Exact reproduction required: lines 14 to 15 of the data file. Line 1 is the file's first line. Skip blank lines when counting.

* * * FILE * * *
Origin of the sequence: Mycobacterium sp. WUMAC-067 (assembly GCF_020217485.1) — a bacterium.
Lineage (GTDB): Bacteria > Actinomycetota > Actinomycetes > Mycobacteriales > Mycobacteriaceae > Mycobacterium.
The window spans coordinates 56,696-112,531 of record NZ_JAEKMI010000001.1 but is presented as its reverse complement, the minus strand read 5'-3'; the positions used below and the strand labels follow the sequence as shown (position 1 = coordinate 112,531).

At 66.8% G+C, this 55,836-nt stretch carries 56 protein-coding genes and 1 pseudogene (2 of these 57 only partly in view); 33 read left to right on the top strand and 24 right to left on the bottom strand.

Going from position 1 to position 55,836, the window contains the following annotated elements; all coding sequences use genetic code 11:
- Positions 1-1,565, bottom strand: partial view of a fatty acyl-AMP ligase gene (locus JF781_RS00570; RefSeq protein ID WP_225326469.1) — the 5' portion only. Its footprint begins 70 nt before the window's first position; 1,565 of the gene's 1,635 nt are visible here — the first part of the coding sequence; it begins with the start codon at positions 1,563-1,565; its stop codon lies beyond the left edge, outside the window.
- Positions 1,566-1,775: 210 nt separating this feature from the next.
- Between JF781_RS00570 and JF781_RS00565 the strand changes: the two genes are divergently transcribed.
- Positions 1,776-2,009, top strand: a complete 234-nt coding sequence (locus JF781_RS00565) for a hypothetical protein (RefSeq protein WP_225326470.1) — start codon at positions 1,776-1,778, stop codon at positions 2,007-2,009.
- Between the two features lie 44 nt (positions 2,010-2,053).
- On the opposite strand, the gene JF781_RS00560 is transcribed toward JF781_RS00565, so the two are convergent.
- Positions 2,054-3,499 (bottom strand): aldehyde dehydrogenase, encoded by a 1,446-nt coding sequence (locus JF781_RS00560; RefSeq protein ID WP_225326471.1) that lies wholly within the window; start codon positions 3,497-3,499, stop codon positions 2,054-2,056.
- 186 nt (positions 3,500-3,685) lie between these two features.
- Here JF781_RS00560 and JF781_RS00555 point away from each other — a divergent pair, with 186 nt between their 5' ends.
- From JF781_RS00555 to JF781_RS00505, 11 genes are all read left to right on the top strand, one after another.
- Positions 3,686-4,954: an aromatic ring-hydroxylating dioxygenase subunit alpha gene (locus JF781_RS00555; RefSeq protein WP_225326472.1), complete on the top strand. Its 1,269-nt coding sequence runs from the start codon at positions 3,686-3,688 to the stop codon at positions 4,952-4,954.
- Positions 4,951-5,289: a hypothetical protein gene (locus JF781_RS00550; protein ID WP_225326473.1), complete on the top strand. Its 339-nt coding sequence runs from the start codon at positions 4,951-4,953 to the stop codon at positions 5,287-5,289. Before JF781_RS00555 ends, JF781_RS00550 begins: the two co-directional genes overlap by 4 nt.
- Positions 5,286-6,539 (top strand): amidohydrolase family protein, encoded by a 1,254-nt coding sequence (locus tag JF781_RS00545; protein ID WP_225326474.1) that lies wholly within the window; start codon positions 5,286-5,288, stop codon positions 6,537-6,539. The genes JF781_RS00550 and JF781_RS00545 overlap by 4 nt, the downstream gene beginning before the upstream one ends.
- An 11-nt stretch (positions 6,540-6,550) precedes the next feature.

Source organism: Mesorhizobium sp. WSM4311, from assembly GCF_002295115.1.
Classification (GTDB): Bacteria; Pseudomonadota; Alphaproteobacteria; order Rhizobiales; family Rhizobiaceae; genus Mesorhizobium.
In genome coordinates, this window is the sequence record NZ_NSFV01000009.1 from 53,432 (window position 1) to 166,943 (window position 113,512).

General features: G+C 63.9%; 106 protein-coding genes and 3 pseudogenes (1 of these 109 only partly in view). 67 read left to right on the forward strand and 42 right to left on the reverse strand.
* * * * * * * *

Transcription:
- Here JF781_RS00560 and JF781_RS00555 point away from each other — a divergent pair, with 186 nt between their 5' ends.
- From JF781_RS00555 to JF781_RS00505, 11 genes are all read left to right on the top strand, one after another.